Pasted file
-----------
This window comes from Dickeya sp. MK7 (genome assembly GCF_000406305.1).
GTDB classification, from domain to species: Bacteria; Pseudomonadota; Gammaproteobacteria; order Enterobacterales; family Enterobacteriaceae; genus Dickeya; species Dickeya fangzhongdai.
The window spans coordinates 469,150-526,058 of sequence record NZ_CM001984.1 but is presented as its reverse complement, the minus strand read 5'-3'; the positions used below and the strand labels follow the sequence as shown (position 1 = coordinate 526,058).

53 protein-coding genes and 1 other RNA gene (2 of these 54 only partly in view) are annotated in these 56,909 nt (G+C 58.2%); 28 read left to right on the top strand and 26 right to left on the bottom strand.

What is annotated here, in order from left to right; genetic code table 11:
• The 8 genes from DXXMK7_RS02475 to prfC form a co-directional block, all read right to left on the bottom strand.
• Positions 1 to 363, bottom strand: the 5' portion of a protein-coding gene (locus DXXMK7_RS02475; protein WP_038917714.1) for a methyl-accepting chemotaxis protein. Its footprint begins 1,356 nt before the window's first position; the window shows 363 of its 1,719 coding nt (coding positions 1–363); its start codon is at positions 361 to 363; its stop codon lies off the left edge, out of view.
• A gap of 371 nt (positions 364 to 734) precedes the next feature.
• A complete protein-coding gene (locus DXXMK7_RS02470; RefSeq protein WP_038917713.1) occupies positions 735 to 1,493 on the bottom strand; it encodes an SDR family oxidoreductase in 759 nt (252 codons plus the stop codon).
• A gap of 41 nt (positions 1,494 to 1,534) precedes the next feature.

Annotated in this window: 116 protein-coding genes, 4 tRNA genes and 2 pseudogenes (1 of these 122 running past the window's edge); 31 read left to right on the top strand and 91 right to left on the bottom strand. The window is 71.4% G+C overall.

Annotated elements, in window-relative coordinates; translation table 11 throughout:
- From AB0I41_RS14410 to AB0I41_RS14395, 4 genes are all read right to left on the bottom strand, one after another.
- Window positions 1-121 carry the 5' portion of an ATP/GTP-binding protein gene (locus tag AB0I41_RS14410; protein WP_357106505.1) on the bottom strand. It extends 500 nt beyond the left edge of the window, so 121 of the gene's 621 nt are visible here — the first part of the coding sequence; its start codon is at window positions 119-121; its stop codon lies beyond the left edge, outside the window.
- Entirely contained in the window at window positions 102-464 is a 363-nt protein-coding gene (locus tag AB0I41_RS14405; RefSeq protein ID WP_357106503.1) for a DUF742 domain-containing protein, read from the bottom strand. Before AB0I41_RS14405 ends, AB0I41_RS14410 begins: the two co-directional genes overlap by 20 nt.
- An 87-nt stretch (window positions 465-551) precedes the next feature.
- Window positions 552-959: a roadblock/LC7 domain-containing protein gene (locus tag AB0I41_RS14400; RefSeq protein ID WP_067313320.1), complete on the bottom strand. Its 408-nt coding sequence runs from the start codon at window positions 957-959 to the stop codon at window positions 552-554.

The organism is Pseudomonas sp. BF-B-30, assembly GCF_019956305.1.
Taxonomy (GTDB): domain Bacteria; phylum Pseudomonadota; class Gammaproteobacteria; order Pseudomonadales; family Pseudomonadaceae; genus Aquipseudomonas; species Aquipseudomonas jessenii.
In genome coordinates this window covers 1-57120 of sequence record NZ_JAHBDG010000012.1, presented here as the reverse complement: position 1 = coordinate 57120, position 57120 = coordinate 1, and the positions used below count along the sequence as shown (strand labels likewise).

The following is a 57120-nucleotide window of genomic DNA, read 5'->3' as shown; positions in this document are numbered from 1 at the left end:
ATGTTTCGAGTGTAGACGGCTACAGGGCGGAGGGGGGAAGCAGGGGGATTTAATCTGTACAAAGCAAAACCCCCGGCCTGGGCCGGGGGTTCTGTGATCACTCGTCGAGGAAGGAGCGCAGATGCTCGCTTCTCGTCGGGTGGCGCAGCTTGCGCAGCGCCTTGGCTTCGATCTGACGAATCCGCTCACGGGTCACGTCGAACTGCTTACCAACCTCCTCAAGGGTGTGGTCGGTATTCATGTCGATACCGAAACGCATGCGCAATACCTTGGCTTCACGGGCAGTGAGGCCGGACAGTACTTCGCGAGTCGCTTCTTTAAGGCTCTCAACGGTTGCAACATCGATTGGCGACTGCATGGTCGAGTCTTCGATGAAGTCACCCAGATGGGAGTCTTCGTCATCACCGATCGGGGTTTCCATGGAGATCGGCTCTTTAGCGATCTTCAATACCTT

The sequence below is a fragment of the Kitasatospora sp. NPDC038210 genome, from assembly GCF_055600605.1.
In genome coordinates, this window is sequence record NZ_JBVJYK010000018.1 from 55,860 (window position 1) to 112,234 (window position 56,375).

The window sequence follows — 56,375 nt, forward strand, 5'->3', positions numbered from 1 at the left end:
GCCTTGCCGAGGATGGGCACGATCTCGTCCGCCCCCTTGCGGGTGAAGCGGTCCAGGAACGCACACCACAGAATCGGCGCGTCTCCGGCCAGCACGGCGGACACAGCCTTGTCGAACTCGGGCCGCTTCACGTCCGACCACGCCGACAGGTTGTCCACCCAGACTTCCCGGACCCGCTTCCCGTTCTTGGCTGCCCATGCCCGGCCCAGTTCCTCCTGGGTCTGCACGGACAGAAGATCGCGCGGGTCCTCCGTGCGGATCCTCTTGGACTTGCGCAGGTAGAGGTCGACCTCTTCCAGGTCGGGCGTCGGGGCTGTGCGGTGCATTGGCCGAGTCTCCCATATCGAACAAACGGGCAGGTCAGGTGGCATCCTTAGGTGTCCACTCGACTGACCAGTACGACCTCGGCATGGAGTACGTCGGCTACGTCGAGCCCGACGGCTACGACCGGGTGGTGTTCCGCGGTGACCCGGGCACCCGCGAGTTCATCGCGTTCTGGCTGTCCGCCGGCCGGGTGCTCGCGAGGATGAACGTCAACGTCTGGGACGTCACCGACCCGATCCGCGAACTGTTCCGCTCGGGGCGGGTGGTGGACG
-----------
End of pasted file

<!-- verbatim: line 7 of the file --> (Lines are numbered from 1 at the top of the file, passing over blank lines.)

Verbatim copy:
• Positions 1 to 363, bottom strand: the 5' portion of a protein-coding gene (locus DXXMK7_RS02475; protein WP_038917714.1) for a methyl-accepting chemotaxis protein. Its footprint begins 1,356 nt before the window's first position; the window shows 363 of its 1,719 coding nt (coding positions 1–363); its start codon is at positions 361 to 363; its stop codon lies off the left edge, out of view.